The Sayings of Lao Tzu by Lao Tzu by Lao Tzu - Read Online



The Tao, which can be expressed in words, is not the eternal Tao; the name which can be uttered is not its eternal name. Without a name, it is the Beginning of Heaven and Earth; with a name, it is the Mother of all things. Only one who is eternally free from earthly passions can apprehend its spiritual essence; he who is ever clogged by passions can see no more than its outer form. These two things, the spiritual and the material, though we call them by different names, in their origin are one and the same. This sameness is a mystery-- the mystery of mysteries. It is the gate of all spirituality.
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The Sayings of Lao Tzu - Lao Tzu

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WITH rare modesty and intelligent self-appreciation, Confucius described himself as a transmitter, not a maker, one who loved and believed in the ancients. This judicious estimate fairly sums up the position of China’s most prominent teacher. Incalculable though his influence has been over millions of the human race, it is due rather to his sterling common sense backed by the moral strength of his character, than to any striking intellectual power or novelty in his ideas.

But some fifty years before the time of Confucius there lived another great Chinaman, who, besides being a lover of antiquity, takes high rank as a profound and original thinker. Apart from the thick crop of legend and myth which soon gathered round his name, very little is known about the life and personality of Lao Tzŭ, and even the meagre account preserved for us in the history of Ssŭ-ma Ch’ien must be looked upon with suspicion. All the alleged meetings and conversations with Confucius may safely be rejected, not only on account of chronological difficulties, but because they are exactly the sort of invention which would to likely to pass current in an early and uncritical age. We need not,

however, go so far as those who impugn the very existence of Lao Tzŭ as an individual, and regard the book which passes under his name as a mere collection of scraps of ancient proverbial philosophy. Some colour, indeed, is lent to this theory by the uncertainty that attaches to the proper interpretation of the name Lao Tzŭ, which is variously explained as (1) Old Boy, because he is said to have been born with a white beard (but we may rather suspect that the story was invented to explain the name); (2) Son of Lao, this being the surname of the virgin mother who conceived him at the sight of a falling star; or (3) Old Philosopher, because of the great age at which he wrote his immortal book, the Tao Tê Ching.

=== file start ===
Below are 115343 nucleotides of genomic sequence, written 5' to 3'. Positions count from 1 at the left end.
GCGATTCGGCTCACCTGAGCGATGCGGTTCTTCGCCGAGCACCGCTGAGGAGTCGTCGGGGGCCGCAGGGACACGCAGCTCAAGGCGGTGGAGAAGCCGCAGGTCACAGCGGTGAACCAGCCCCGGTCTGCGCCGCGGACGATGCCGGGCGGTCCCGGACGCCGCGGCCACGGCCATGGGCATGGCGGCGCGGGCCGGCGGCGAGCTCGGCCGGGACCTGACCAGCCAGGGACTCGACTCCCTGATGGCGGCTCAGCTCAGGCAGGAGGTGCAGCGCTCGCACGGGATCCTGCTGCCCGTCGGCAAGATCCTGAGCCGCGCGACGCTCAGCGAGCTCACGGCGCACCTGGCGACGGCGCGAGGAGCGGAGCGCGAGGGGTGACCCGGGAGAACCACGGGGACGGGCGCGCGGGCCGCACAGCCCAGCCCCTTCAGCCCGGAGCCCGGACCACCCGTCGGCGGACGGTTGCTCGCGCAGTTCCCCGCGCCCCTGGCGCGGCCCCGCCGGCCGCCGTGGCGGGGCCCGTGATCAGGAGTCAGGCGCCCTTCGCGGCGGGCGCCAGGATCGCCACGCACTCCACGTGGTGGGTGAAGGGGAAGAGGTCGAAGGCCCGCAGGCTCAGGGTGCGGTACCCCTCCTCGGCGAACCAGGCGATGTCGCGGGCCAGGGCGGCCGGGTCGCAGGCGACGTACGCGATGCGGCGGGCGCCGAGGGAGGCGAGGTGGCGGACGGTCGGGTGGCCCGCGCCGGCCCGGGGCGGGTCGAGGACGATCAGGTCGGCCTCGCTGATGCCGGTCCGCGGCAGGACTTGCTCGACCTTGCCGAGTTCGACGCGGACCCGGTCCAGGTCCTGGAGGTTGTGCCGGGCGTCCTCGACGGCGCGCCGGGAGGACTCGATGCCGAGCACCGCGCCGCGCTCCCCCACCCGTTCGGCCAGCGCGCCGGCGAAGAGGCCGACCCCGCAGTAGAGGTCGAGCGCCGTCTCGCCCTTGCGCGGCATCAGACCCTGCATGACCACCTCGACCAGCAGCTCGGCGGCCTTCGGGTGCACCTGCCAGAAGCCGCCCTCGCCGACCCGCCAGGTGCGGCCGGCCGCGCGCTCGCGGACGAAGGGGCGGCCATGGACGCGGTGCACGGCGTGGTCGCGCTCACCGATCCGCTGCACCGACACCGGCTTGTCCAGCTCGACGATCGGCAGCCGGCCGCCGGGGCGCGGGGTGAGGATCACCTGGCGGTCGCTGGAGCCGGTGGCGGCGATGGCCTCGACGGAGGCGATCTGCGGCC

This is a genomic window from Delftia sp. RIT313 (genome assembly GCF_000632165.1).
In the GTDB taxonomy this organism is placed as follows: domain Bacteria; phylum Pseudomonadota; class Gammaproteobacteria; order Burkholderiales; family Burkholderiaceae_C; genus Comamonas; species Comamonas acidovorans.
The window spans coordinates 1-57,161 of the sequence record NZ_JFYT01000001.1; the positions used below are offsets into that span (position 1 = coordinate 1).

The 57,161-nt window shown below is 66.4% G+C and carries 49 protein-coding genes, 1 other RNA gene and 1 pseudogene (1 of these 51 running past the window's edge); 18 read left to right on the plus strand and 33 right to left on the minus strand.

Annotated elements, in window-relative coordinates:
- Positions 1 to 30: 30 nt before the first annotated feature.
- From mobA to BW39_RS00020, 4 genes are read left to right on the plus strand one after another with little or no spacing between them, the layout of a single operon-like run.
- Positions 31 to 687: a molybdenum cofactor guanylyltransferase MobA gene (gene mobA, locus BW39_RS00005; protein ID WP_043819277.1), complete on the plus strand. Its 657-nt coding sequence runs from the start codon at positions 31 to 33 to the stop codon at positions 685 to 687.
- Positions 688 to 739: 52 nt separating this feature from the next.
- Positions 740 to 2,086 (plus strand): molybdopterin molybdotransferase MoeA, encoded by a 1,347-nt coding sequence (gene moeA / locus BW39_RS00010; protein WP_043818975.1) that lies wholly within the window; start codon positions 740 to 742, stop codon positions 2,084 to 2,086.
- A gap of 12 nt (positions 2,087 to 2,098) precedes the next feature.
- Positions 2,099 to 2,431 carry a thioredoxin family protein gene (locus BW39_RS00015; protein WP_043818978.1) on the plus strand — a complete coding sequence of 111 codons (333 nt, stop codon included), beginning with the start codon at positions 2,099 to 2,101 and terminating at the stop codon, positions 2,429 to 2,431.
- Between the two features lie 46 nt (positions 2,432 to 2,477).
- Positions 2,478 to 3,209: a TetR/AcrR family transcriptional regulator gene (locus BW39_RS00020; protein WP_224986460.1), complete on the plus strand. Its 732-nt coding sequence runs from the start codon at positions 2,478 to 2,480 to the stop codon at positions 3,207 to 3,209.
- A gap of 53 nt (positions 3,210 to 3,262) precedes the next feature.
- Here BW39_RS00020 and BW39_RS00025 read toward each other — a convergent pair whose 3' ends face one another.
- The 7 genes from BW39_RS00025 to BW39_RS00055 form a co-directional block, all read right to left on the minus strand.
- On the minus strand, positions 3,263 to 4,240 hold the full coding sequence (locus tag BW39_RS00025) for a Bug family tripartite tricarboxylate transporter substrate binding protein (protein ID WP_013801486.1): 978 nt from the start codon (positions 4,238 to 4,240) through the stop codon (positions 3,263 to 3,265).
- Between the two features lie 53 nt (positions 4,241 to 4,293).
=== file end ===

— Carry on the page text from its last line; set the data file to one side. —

The mention of this classic, or Treatise of the Way and of Virtue (as it may be translated for want of better English equivalents), brings us naturally to the vexed question as to whether the text which has come down to us can really be attributed to the hand of Lao Tzŭ, or whether it is not rather a garbled and unauthorised compilation of his sayings, or even the mere forgery of a later age. The Chinese themselves, it may be remarked, are almost unanimous in denying its authenticity. It has been urged that we must make allowance here for Confucian bias; but the internal evidence alone should suffice to dispel the notion, to which many eminent sinologues have clung, that the Tao Tê Ching in its present form can possibly represent the actual work of Lao Tzŭ. On the other hand, it is highly probable that much of it is substantially what he said or wrote, though carelessly collected and pieced together at random. Ssŭ-ma Ch’ien, who published his history in 91 B.C., and was consequently removed from Lao Tzŭ by a much longer period than we are from Shakespeare, tells us that the Sage wrote a book of five thousand and odd words; and,